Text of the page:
Mathematically, factor analysis is somewhat similar to multiple regression analysis, in that each variable is expressed as a linear combination of underlying factors. The amount of variance a variable shares with all other variables included in the analysis is referred to as commonality. The covariation among the variables is described in terms of a small number of common factors plus a unique factor for each variable. These factors are not overtly observed. If the variables are standardized, the factor model may be represented as:

where

Xi = ith standardized variable

Aá = standardized multiple regression coefficient of variable i on common factor j

F = common factor

Vi = standardized regression coefficient of variable i on unique factor i

Ui = the unique factor for variable i

m = number of common factors

The unique factors are uncorrelated with each other and with the common factors. The common factors themselves can be expressed as linear combinations of the observed variables.

where

Fi = estimate of ith factor

Wi = weight or factor score coefficient

k = number of variables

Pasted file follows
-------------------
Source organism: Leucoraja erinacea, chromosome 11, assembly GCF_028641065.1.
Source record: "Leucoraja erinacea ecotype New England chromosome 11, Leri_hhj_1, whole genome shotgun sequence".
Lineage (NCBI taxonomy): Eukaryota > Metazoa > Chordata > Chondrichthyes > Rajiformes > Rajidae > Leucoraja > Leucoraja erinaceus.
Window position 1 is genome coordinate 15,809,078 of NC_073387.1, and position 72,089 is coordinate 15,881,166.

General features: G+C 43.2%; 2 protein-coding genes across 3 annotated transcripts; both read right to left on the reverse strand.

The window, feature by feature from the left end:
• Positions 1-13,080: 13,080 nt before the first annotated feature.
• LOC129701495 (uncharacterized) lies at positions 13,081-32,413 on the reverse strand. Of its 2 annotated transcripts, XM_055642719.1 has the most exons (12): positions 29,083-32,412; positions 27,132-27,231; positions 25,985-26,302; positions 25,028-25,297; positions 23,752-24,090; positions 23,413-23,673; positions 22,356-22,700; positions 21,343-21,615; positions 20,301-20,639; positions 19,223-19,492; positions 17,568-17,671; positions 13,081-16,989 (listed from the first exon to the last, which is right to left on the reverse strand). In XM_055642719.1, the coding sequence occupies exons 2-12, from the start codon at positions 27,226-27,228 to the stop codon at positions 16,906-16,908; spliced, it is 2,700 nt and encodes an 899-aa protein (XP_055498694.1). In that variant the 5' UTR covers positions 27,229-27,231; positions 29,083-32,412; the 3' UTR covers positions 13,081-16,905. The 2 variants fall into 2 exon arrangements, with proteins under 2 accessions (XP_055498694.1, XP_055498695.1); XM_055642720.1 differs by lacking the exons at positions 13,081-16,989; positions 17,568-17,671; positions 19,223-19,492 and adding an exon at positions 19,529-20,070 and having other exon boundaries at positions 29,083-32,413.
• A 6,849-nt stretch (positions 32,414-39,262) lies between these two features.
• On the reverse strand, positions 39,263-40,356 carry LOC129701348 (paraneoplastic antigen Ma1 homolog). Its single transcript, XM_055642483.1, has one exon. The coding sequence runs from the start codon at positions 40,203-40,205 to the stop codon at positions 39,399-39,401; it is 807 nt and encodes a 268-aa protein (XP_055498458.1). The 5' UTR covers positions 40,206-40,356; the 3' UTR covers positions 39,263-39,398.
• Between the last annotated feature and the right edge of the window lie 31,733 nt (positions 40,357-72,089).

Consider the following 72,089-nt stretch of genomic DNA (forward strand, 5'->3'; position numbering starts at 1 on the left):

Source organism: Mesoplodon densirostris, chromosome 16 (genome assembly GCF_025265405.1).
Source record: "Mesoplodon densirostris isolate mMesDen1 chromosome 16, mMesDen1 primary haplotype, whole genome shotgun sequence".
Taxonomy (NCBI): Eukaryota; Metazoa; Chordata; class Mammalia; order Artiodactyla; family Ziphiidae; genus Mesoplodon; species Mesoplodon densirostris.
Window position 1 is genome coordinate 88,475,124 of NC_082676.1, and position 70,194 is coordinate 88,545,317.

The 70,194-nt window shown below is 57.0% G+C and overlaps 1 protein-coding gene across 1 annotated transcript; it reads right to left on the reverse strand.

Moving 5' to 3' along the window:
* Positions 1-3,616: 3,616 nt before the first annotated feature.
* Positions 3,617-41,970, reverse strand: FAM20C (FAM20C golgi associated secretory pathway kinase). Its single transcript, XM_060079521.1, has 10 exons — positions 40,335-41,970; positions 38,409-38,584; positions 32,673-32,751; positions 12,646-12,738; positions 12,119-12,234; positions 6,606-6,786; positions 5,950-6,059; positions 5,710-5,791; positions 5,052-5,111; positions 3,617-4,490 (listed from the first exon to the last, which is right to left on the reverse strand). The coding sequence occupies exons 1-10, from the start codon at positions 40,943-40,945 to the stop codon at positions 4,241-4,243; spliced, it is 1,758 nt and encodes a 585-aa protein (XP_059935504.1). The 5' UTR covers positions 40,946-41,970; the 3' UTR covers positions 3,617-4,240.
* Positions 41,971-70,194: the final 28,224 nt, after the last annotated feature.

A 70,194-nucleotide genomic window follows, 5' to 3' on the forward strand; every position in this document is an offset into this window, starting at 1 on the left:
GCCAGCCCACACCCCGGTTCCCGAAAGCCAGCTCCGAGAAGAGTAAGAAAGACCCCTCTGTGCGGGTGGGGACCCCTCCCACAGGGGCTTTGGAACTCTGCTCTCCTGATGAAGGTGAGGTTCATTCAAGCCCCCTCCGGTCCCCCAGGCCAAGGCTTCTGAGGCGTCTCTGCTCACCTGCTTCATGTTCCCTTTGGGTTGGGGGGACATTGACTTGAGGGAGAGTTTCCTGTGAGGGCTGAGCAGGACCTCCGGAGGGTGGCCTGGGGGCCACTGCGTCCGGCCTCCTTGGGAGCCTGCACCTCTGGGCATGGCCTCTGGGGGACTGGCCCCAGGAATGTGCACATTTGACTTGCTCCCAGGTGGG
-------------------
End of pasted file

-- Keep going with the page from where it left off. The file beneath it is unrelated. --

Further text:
It is possible to select weights or factor score coefficients so that the ftrst factor explains the largest portion of the total variance. Then a second set of weights can be selected, so that the second factor accounts for most of the residual variance, subject to being uncorrelated with the first factor. This same principle could be applied to selecting additional weights for the additional factors. Thus, the factors can be estimated so that their factor scores, unlike the values of the original variables, are not correlated. Furthermore, the rust factor accounts for the highest variance in the data, the second: factor the second highest, and so OD. A simplified graphical illustration of factor analysis in the case of two variables is presented in Figure 192. Several statistics are associated with factor analysis.